Jan. 28 (Bloomberg) -- Gold futures jumped the most in 12 weeks on demand for a haven amid escalating tensions in Egypt.
Tens of thousands of marchers chanted “liberty” and “change” as rallies began today at points across Cairo in the biggest challenge to Egyptian President Hosni Mubarak’s 30-year rule. Earlier, gold touched a four-month low.
“The world is not such a nice place as people thought,” said Jon Spall, a product manager for precious metals at Barclays Capital in London. “People see risk and danger, so gold becomes attractive.”
Gold futures for April delivery rose $21.90, or 1.7 percent, to settle at $1,341.70 an ounce at 1:45 p.m. on the Comex in New York, the biggest gain since Nov. 4. Earlier, the price touched $1,309.10, the lowest since Oct. 1. The metal climbed to a record $1,432.50 on Dec. 7.
“The big turnaround in gold has to do with the escalating crisis in Egypt,” said Matthew Zeman, a metal trader at LaSalle Futures Group in Chicago. “People are saying it’s better to be safe than sorry.”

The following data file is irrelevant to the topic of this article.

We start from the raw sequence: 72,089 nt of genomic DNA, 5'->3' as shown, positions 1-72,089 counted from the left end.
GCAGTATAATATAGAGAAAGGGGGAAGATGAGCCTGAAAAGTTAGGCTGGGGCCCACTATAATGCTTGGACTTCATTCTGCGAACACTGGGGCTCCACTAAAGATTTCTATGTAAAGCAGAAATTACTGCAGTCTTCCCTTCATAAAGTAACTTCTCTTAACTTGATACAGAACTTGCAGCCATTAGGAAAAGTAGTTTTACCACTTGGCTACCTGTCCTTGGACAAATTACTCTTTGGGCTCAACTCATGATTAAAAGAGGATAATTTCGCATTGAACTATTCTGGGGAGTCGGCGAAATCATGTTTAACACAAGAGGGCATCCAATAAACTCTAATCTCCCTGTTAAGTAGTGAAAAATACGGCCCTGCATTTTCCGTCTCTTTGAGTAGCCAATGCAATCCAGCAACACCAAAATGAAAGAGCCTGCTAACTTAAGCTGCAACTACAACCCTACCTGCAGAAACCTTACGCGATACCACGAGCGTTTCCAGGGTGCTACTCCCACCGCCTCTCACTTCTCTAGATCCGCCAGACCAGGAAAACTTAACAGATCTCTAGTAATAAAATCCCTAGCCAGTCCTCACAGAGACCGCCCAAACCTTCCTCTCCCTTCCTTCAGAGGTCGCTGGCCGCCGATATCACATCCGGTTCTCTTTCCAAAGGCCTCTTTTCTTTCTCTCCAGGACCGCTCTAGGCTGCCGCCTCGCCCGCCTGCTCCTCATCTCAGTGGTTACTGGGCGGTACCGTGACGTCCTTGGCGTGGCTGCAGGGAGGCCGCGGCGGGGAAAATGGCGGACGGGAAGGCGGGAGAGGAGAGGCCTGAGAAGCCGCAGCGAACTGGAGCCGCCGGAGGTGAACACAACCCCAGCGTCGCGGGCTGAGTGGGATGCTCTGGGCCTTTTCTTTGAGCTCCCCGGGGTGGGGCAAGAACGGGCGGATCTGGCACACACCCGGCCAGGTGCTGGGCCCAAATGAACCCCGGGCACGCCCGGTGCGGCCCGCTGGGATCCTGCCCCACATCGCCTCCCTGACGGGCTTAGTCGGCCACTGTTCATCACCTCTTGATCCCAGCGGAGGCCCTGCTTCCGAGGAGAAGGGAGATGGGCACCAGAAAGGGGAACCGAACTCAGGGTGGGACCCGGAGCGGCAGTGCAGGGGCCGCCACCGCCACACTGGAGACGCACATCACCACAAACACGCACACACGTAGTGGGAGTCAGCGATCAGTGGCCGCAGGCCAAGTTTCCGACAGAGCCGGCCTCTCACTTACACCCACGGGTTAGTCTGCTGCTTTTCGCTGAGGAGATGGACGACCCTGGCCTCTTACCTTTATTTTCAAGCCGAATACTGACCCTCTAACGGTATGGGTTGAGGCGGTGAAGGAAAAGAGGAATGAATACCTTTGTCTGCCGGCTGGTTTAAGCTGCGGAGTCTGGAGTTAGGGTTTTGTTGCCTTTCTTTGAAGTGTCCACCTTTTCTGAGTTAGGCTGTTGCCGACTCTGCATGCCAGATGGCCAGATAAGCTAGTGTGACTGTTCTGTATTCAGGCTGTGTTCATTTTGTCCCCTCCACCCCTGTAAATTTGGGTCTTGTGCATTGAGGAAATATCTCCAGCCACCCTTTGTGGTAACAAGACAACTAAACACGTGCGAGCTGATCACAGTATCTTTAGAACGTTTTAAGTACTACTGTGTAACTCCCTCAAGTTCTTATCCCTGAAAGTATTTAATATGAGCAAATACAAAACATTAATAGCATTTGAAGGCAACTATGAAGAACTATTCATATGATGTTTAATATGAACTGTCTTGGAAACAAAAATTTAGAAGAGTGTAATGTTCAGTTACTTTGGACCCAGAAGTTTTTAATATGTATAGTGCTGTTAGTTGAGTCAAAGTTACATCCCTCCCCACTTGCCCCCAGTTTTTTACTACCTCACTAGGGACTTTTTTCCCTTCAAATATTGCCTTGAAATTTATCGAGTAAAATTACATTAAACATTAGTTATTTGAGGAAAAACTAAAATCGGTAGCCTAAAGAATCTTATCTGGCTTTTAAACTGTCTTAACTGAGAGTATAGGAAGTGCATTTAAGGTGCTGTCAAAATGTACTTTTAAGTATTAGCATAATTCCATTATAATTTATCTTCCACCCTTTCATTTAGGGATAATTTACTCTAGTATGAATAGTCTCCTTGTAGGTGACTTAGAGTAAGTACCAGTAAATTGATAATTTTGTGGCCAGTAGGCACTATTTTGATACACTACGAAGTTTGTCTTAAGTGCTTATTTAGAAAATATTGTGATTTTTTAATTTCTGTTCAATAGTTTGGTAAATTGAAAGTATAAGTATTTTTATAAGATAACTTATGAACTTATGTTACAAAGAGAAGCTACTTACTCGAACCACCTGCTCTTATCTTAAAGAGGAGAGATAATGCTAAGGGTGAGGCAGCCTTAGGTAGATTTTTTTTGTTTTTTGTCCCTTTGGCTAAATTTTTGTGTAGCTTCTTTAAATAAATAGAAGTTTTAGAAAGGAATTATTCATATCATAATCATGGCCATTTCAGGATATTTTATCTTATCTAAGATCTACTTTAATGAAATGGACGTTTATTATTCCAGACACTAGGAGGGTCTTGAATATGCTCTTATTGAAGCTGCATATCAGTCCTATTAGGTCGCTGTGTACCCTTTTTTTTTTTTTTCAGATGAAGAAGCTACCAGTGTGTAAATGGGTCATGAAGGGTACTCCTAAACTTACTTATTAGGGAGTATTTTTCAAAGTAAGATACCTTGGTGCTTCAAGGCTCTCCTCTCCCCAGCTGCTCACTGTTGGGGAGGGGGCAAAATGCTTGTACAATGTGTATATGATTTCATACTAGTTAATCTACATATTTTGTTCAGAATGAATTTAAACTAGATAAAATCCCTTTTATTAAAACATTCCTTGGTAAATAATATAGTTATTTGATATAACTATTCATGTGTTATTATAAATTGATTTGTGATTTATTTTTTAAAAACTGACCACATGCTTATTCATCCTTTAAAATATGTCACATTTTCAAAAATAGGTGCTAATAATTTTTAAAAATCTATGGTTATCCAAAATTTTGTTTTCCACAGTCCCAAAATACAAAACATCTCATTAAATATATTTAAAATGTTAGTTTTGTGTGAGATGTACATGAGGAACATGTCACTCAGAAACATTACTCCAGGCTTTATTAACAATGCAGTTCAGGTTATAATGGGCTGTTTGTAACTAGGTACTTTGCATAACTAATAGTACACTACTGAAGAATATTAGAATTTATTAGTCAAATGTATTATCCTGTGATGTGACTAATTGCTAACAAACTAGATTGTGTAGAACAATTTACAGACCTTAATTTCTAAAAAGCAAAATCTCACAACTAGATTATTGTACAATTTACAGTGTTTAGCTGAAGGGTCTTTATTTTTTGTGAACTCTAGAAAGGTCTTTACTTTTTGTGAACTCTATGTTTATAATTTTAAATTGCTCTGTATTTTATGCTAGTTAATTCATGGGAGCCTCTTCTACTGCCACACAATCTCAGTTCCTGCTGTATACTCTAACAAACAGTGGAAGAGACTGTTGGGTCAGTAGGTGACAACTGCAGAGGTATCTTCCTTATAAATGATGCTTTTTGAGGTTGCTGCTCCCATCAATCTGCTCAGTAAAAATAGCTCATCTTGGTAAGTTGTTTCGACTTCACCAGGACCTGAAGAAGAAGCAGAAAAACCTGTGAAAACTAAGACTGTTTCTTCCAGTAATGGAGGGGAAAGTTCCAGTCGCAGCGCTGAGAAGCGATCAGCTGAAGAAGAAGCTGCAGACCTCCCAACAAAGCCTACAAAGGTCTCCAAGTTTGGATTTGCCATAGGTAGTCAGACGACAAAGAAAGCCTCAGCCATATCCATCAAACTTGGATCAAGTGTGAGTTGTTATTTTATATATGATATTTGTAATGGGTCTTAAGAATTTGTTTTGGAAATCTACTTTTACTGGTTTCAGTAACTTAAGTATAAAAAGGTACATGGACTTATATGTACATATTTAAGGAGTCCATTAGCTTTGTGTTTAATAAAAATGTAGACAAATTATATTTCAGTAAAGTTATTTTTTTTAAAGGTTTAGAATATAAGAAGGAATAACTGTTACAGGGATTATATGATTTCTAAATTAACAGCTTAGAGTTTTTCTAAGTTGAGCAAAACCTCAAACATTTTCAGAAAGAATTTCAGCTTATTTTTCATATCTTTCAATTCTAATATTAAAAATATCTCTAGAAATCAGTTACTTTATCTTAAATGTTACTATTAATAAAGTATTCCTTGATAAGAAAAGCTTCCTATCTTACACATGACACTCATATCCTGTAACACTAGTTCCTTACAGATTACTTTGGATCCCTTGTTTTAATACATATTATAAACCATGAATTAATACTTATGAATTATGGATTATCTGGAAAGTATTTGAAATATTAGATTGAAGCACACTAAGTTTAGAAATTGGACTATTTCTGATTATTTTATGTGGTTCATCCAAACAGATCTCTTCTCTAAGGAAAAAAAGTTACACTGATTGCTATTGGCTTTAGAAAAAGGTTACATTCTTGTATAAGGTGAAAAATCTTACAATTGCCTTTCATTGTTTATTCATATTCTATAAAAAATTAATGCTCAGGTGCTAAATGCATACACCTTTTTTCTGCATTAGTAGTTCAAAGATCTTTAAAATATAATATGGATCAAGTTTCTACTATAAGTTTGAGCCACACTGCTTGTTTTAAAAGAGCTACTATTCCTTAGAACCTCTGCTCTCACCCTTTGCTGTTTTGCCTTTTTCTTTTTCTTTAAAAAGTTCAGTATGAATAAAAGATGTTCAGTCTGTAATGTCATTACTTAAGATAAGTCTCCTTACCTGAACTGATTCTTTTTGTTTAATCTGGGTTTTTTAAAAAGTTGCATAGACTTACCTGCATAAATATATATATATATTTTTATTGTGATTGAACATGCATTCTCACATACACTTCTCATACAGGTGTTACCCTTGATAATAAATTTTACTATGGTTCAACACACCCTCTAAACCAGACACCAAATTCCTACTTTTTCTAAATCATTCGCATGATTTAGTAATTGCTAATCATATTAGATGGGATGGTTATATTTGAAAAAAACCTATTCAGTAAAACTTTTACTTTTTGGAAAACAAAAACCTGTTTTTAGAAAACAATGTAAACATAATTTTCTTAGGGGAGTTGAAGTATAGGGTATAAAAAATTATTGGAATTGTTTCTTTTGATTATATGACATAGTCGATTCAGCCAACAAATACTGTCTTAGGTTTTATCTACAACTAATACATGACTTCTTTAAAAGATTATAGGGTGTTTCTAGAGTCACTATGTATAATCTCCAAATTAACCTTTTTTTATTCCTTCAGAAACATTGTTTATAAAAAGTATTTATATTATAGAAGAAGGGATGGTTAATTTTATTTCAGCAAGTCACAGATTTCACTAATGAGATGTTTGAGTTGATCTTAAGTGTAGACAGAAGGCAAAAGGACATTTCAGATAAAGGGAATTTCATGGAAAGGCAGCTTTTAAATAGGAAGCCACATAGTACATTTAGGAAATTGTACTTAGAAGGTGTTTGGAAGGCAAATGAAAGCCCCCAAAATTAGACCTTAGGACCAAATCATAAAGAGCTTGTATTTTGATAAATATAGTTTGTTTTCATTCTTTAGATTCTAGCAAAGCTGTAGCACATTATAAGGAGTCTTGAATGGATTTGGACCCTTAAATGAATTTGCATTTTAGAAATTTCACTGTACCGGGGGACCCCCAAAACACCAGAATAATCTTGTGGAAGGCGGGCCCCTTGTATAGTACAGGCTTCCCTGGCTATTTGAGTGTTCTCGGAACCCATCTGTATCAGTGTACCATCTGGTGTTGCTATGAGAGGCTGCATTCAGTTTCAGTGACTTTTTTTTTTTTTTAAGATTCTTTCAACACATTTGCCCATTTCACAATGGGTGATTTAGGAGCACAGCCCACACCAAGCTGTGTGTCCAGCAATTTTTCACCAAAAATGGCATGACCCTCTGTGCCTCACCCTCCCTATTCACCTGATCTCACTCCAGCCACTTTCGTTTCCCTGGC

Investors also are unwinding bets on a decline, Zeman said. This month, gold has dropped 5.6 percent, heading for the biggest January slump since 1997.
Yesterday, holdings in exchange-traded products backed by bullion dropped to the lowest level since June, according to data compiled by Bloomberg from 10 providers.
Silver futures for March delivery rose 88.8 cents, or 3.3 percent, to $27.919 an ounce on the Comex, the biggest gain since Dec. 28. This week, the price climbed 1.8 percent, the first gain this month.
Palladium futures for March delivery rose $3.50, or 0.4 percent, to $817 an ounce on the New York Mercantile Exchange.
Platinum futures for April delivery climbed $1.50 to $1,805 an ounce.
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